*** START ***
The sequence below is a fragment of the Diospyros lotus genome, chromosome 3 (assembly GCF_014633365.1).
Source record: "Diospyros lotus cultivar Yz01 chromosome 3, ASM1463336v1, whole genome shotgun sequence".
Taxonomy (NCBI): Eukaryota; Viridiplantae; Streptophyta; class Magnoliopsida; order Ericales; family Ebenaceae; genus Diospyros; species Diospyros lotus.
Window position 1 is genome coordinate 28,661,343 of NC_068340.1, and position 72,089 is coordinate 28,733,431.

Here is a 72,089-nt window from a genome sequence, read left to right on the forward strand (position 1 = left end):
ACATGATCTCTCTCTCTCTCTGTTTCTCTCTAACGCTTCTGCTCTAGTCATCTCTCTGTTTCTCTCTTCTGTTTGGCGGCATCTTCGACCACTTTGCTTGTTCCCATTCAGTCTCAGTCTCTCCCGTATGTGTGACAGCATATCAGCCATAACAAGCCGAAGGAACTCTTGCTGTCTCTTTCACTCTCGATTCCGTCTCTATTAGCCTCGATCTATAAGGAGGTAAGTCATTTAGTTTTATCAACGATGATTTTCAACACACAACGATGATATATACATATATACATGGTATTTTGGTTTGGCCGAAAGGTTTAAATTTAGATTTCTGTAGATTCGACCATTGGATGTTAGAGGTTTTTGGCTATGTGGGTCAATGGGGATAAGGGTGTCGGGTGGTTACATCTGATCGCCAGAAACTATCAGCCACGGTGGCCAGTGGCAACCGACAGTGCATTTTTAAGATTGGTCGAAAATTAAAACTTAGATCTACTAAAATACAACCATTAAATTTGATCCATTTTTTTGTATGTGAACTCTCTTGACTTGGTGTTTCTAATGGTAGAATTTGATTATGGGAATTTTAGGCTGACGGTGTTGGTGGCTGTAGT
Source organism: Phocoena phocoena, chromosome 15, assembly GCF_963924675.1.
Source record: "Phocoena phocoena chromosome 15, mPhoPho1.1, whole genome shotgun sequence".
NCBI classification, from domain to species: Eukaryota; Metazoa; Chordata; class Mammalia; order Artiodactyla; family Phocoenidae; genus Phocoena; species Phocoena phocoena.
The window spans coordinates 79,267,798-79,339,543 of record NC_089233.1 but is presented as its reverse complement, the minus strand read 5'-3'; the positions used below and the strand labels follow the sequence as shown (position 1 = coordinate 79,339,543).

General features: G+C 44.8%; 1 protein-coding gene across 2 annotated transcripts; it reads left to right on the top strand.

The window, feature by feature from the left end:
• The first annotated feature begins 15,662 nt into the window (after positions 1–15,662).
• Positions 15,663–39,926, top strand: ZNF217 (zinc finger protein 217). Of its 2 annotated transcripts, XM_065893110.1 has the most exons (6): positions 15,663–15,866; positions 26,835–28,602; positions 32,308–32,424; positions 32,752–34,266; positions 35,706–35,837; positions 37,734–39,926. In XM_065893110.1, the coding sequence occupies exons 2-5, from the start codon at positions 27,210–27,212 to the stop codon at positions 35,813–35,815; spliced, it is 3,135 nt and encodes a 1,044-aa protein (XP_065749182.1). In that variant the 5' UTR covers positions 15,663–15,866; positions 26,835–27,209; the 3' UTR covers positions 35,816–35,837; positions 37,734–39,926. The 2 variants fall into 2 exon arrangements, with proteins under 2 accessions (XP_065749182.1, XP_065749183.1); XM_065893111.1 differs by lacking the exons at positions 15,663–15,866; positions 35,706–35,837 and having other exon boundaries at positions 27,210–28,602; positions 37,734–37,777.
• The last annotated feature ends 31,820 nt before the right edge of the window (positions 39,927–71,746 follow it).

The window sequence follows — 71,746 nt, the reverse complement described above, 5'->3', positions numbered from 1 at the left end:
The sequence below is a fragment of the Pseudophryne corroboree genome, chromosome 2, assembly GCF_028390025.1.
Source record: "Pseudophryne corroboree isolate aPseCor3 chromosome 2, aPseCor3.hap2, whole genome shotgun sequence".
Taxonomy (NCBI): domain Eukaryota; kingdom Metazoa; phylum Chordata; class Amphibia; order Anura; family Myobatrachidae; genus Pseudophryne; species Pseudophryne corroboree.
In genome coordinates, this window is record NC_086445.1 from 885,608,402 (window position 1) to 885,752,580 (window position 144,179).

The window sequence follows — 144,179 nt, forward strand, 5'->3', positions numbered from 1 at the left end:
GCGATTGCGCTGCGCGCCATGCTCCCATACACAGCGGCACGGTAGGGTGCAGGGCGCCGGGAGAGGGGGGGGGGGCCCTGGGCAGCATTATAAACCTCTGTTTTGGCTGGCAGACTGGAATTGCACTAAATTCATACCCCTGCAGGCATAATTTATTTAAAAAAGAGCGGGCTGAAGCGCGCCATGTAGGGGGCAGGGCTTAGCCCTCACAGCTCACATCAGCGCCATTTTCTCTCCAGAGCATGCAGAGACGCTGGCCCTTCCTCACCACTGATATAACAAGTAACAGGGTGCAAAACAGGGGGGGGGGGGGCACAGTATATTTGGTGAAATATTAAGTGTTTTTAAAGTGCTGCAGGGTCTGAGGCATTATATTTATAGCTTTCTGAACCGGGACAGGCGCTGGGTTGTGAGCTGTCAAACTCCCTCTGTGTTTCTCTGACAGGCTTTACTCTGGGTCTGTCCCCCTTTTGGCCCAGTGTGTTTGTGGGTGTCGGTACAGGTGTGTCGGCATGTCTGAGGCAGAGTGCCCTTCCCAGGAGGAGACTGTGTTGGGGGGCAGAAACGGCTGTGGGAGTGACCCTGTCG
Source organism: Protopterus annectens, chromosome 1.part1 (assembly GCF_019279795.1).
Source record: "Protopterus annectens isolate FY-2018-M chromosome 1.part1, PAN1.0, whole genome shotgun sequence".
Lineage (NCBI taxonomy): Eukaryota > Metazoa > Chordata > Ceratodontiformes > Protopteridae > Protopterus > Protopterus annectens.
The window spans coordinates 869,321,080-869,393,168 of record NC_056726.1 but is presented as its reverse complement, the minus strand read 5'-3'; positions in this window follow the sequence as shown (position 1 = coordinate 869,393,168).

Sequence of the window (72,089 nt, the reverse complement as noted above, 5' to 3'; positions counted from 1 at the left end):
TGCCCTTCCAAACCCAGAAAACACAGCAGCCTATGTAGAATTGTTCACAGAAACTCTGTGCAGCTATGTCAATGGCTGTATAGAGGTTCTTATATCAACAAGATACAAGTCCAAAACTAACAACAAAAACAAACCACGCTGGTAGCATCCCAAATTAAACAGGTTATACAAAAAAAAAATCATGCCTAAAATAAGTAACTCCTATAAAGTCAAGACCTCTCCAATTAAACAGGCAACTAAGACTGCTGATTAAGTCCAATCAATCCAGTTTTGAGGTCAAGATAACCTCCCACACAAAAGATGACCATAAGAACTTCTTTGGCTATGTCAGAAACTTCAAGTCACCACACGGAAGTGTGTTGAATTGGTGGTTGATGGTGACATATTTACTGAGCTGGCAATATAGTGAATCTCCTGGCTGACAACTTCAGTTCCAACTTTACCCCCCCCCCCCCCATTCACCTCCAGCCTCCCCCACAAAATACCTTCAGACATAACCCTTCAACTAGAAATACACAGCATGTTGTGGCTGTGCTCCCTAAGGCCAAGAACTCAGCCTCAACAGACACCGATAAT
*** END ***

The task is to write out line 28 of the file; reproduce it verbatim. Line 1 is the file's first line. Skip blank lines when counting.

TGCCCTTCCAAACCCAGAAAACACAGCAGCCTATGTAGAATTGTTCACAGAAACTCTGTGCAGCTATGTCAATGGCTGTATAGAGGTTCTTATATCAACAAGATACAAGTCCAAAACTAACAACAAAAACAAACCACGCTGGTAGCATCCCAAATTAAACAGGTTATACAAAAAAAAAATCATGCCTAAAATAAGTAACTCCTATAAAGTCAAGACCTCTCCAATTAAACAGGCAACTAAGACTGCTGATTAAGTCCAATCAATCCAGTTTTGAGGTCAAGATAACCTCCCACACAAAAGATGACCATAAGAACTTCTTTGGCTATGTCAGAAACTTCAAGTCACCACACGGAAGTGTGTTGAATTGGTGGTTGATGGTGACATATTTACTGAGCTGGCAATATAGTGAATCTCCTGGCTGACAACTTCAGTTCCAACTTTACCCCCCCCCCCCCCATTCACCTCCAGCCTCCCCCACAAAATACCTTCAGACATAACCCTTCAACTAGAAATACACAGCATGTTGTGGCTGTGCTCCCTAAGGCCAAGAACTCAGCCTCAACAGACACCGATAAT